How peer-to-peer platforms like Airbnb, Uber and Etsy help solo entrepreneurs support their customers
In this article...
- Small businesses are using the sharing economy to their advantage, challenging competitors that were once out of reach
- Developments in tech are allowing entrepreneurs and freelancers to scale and grow at a pace never before possible
Serving your customers 24/7 is a colossal milestone for any small business, but especially for contract workers who manage their own marketing and IT.
In the U.S., the proportion of freelancers, contractors and gig workers is projected to reach 40 percent of the workforce by 2020. Most of these gigs will be transacted over a cloud-based marketplace where small businesses look just like big ones. These solo-preneurs can now go to market with the same tech tools as their corporate competitors.
“Freelancers and contractors are expected to make up 40% of the workforce by 2020.”
The power of the sharing economy
Mega-platforms like Airbnb, Etsy or Uber have made the peer-to-peer economy possible. But providing platforms and apps for freelance workers creates major technical challenges. Data reconciliation is difficult when there are devices in the wild writing first-party data back to the same central database and even more challenging when millions of other clients are making API calls at the same time. Throw in real-time requirements for things like inventory, shipping and taxi pickups and you have an ominous-looking cloud.
But pulling together this data has become not just manageable, but profitable, thanks to two technological factors. The first comes from the processing of historical data about customer behavior. This data is used by platforms to create site-wide search engines and auto-recommendation modules that highlight products to the right customer segments at the right times, without the individual sellers needing to do a thing.
On a storefront platform like Etsy, sellers experience this benefit just by virtue of the platform’s user interface. Etsy’s designers and engineers have developed its UI by using analytics insights from marketing experiments such as A/B tests in which several designs are deployed to live customers to see which one gets the best conversion rates. Important decisions have been made about Etsy’s mobile layouts and checkout flow through this process.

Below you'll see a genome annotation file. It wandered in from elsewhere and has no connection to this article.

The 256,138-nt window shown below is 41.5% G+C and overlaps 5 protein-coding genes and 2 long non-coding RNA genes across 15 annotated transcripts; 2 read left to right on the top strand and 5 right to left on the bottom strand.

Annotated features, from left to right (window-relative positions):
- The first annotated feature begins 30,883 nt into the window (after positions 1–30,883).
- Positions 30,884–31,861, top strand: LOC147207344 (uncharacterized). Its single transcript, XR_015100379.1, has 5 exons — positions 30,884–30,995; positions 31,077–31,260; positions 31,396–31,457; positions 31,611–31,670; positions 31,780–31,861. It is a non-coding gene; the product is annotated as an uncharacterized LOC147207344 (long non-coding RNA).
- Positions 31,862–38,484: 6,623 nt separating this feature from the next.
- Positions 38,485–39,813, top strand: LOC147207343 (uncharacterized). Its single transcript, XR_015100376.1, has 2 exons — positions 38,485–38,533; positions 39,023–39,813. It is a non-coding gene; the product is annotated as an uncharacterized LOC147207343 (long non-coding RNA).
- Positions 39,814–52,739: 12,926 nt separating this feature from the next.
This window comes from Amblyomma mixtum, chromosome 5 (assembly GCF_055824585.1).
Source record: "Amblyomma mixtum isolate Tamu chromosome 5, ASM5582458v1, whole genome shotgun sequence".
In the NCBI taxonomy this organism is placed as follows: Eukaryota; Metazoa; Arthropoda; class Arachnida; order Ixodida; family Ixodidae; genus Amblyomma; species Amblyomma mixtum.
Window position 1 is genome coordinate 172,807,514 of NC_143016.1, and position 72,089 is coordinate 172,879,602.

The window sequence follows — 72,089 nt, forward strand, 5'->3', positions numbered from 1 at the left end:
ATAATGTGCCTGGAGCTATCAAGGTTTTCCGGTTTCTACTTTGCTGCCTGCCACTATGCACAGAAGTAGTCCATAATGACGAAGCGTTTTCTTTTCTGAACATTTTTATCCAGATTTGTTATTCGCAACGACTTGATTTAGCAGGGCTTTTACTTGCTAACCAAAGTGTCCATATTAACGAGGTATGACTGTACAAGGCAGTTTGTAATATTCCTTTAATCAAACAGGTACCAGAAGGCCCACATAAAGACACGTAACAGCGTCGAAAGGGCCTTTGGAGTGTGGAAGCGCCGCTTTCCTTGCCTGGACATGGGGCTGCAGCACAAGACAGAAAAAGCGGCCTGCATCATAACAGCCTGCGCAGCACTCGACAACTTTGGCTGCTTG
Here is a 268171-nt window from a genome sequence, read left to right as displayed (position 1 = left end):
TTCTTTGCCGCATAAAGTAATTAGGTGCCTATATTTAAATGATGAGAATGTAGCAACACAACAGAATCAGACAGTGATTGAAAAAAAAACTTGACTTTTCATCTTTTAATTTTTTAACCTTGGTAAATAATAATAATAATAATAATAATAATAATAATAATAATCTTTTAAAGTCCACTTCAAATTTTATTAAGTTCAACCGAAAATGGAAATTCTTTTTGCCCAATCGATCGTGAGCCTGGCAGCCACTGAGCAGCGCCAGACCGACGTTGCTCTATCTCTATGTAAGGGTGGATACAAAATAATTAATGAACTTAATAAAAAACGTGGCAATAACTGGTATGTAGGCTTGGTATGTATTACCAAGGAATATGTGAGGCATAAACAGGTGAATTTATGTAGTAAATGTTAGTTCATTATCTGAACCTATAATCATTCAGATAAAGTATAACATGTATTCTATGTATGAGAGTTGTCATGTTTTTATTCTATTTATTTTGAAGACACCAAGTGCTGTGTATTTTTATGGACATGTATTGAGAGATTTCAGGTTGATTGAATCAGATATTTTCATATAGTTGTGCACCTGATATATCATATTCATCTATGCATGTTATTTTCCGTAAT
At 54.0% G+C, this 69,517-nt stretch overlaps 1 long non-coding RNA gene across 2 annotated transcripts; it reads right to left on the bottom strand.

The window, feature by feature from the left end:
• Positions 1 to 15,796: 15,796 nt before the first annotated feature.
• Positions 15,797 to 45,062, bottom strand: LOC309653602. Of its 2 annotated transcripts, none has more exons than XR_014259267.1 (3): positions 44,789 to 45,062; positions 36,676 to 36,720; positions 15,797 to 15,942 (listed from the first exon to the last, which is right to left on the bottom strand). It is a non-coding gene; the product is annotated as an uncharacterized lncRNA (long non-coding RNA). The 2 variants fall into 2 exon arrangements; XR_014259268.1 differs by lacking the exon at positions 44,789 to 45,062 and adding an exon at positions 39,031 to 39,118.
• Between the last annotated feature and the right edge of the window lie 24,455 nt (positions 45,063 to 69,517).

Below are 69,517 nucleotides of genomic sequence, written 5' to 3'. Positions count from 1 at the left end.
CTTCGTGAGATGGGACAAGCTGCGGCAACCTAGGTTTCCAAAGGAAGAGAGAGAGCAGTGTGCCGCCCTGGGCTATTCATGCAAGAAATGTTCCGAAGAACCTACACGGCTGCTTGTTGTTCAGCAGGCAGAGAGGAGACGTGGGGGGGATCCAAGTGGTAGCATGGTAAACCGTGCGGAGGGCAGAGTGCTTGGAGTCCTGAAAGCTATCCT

“Asset sharing allows small teams to split the costs of ownership while sharing the profits.”
Add in other data-driven marketing feats—programmatic ad buys, profiling and retargeting—and entrepreneurs find themselves benefiting from information about a huge population of potential customers, of whom their existing fans are just one small part.
Asset sharing is a second breakthrough factor—that is, individual entrepreneurs partnering around durable goods that make money. By co-owning or renting cars, equipment and real estate, small teams can split the costs of ownership of these big-ticket items while sharing the profits (and the data about what’s profitable). Like commercial airlines, which optimize a plane’s uptime with master-planned route maps, groups of operators can share the profits and costs without needing management or bureaucracy to keep things fair.
For the technology platforms that host all this commerce, these breakthroughs raise the bar. When small businesses leverage their technology to act more and more like their bigger competitors, they can grow exponentially faster, compounding increases in transaction volume, dollars and data. For the CEOs of these platforms, this is a great problem to have—user numbers and transaction volume shoot skyward.
But for technology teams, this creates an existential challenge. After all, architecting out the best-fit infrastructure is a peer-to-peer platform’s reason for being. Simple hybrid solutions maintain what’s already working while giving IT teams the cognitive freedom to think about what they need to build for tomorrow’s exponential growth. If platforms like Airbnb, Etsy and Uber can insulate small businesses from scaling decisions and growing pains, then entrepreneurs can get back to what matters—their customers.
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